Solving for an Integral: 28S solution


I'm referring here to Chuck's arc length problem which can be found here: Link to archive.

The 28S solver and integrator work differently than in the later machines. Notably, integration can't be used as an algebraic function because it returns two values to the stack, the solution and the error.

Failed algebraic attempt

My first attempt was to create a wrapper to make integration an algebraic function:

<< -> fn var xl xh eps
<< fn
var xl xh 3 ->LIST
The local variables fn, var, xl and xh aren't neccessary if you want to execute INTFN from the stack, because the values are fetched from the stack to fill the variables and are than put back in the same order. But the overhead is required by the algebraic syntax.

INTFN can be called like this:

Due to the algebraic overhead, the function is relatively slow.

Now enter the solver menu:

The resulting variables screen shows 'EPS', 'T' and 'X' as variables. In the parameterlist of INTFN, 'T' is a formal parameter, but the solver logic fails to see this and complains about an unset variable 'T' when I try to solve for 'X'. If I assign a value to 'T', integration fails bacause T is no longer accepted as a formal variable.

So this is a dead end. :-(

RPL solution

I decided that I had to go the RPL way. Integration works without a formal variable if the integrand is a program. Here is my solution:

<< -> x eps
<< SQ 4 * 1 + v/ >>
{ 0 x }

FN can be called as an algebraic:

This is faster than the original INTFN version.

Now enter the solver menu:

The resulting variables screen shows 'EPS' and 'X' as a variables. You can now set the accuracy for the integration and solve for 'X'. The result appears within seconds.


I didn't try the ROOT command but it should work likewise.


Edited: 28 Feb 2008, 4:43 a.m.


Hi, Marcus --

Again, good work! You provided a solution for the HP-28C/S, which has different protocol and lesser capabilities for integration than the successor HP-48 series. I'd mentioned this in a post from 18 Feb 2004 within the thread "RPL challenge -- area between two curves" (Archive #14):

Arnaud's program can't even be run on a 28C because its integration accepts arguments in a different format (dummy variable and limits enclosed in a list), which I don't know how to automate. It also didn't accept value-loaded variable names for the limits.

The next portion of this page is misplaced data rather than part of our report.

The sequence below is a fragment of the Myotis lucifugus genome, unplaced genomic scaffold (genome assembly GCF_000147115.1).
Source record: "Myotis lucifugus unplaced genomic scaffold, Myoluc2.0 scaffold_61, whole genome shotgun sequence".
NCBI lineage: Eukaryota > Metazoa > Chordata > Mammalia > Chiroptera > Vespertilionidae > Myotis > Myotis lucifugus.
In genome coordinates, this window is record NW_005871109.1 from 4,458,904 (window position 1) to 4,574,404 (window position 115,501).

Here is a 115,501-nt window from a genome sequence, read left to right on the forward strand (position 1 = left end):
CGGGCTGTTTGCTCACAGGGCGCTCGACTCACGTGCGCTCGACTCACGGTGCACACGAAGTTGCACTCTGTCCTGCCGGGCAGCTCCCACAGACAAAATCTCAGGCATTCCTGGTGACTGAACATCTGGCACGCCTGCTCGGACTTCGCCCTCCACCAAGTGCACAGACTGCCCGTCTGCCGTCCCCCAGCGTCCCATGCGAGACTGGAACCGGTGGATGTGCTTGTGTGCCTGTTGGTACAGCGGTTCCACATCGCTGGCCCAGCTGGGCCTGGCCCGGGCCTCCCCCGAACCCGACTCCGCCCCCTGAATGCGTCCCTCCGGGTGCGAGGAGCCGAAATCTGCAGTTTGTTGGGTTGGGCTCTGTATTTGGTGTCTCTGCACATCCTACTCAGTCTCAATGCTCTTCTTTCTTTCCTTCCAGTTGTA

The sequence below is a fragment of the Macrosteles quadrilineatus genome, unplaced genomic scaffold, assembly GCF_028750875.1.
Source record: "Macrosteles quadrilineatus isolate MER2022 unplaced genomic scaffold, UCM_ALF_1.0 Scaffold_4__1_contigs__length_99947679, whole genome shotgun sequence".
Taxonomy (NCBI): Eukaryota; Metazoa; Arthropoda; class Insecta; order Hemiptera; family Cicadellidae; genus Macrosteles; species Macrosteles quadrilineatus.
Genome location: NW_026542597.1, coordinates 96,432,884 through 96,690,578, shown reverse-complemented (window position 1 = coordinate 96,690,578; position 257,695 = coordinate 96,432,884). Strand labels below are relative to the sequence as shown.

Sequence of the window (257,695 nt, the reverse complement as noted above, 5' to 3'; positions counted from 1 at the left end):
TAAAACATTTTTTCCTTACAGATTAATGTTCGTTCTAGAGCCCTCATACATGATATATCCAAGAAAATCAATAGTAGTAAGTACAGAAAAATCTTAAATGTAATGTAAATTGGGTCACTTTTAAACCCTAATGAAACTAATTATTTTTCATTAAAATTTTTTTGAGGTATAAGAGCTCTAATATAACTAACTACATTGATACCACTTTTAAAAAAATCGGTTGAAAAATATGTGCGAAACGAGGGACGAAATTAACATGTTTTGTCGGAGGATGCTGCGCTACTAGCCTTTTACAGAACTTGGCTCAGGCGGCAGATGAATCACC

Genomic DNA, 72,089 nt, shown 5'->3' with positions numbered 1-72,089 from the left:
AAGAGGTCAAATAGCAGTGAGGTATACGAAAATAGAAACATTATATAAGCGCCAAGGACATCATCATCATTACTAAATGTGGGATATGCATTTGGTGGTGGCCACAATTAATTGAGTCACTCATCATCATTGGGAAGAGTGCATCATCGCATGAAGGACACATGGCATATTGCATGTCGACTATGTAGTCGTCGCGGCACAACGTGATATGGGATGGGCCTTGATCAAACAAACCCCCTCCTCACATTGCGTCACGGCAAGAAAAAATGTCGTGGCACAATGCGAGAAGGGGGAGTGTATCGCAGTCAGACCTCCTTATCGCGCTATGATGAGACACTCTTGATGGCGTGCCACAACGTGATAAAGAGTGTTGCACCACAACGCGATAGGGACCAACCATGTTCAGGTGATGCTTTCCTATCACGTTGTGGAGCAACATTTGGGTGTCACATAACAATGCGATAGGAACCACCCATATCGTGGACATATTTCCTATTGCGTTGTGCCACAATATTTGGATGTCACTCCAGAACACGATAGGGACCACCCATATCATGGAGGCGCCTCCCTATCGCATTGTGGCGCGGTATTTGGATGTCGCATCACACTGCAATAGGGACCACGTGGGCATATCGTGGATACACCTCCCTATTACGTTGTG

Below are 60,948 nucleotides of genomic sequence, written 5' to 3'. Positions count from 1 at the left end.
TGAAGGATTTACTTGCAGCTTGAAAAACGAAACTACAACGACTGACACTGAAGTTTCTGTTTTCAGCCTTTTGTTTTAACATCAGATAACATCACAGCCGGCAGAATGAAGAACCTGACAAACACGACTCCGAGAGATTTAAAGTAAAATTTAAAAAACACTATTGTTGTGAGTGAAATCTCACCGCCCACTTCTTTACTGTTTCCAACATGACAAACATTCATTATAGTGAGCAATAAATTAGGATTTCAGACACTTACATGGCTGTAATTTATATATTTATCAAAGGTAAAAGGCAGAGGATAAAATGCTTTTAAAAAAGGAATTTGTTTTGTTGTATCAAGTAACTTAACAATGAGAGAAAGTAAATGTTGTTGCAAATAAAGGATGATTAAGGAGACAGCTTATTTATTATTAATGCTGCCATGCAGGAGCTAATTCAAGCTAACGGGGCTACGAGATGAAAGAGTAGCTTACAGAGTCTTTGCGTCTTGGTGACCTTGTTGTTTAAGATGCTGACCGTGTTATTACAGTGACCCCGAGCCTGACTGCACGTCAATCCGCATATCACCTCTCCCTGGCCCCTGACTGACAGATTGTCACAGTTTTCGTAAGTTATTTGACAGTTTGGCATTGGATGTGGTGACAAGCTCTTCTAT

You also demonstrated RPL-based integration of a program instead of an algebraic expression -- something I'd previously wondered how to do. That capability is very important, as some things aren't easy to incorporate into algebraic expressions. On the RPN side, the HP-32SII and its successors offer a choice of defining the integrand function by keystroke program or by algebraic expression; all other RPN models require a keystroke program.

I trust that you noticed my solution for the TI-82 (14 Feb 2008), which I based upon your TI-92/Voyage solution. BTW, I find those one-liners clearer than the HP-71 solution, mainly for the absence of the latter's required variable names "IVAR" and "FVAR". However, the TI-82 (at least) cannot perform nested multiple integrations, while the older HP-71 can.

-- KS

Edited: 28 Feb 2008, 3:48 p.m.


Karl, thank you for the nice words.

I was recently thinking about how the algorithm could be made a little speedier and came to a solution which works in RPL as well as for the 35s in RPN.

The most time is spend in the numerical integration. The first improvement in this special case is to make use of the fact that the derivative of an integral is simply the integrand. Valentin has already jumped in and has modified his generic Newton solver for the 35s.

Numerical solvers iterate in a way that the X value approximates the solution in ever smaller intervalls. This lead me to another simplification:

Integral from 0 to Xn f(t)dt is the same as the sum of Integral from 0 to Xn-1 f(t)dt and Integral from Xn-1 to Xn f(t)dt.

So, instead of computing the numerical integral between 0 and Xn in each iteration, the program can simply save a copy of the last argument and integral value and add the difference in each step. The integration is faster for smaller intervalls as long as the required accuracy is given as an absolute (not relative) value.

It works out for both the 35s and 28S.

My 35S-Implementation:

      LBL F           CHK=188F, LN=29  "Integrand


LBL I CHK=A2B9, LN=19 "Standard integration
I003: 0
S FN d T

LBL J CHK=CA57, LN=48 "Modified integration
GTO J008
STO Y "Initialize for X=0
J008: FS? 1 "Flag 1 set: use standard intgration
GTO I003
RCL Y "Last iteration for X as lower boundary
STO Y "Save new lower boundary
S FN d T
STO+ Z "Summation

LBL S CHK=1954, LN=80 "Solver
XEQ J001 "Initialize summation
INPUT E "Absolute error in X for solver
INPUT X "First guess
S006: RCL X
STO T "Argument to integrand
XEQ F001 "Derivative of integral
STO A "Intermediate storage
RCL X "Current guess
XEQ J001 "Integration, upper boundary on stack
- "Subtract right hand side of equation
x<> A "Save result and get derivative
STO- X "Xn+1 := n - f(n+1) / f'(n+1)
RCL E "Maximum absolute error in X
GTO S006 "Next iteration
RCL X "Display value and X
GTO S001 "R/S restarts program

Flag 1 decides whether to use the standard (set) or improved (clear) version.

Here is my modfied 28S solution:

<< -> x eps
<< x
<< SQ 4 * 1 + v/ >>
{ XL x } eps
RS +
x 'XL' STO

If you solve 'FN2(X,EPS)-6' you'll see X, EPS, RS and XL on the menu. RS is the last ReSult, XL ist the Last X value. You need to initialize these by storing 0 to both or storing 0 to X and evaluating the expression once.

The speed improvements are noticable: Depending on the given starting value and accuracy (by display format or variable EPS) the running times can be as little as 25% of the original version.

Edited: 2 Mar 2008, 4:54 p.m.

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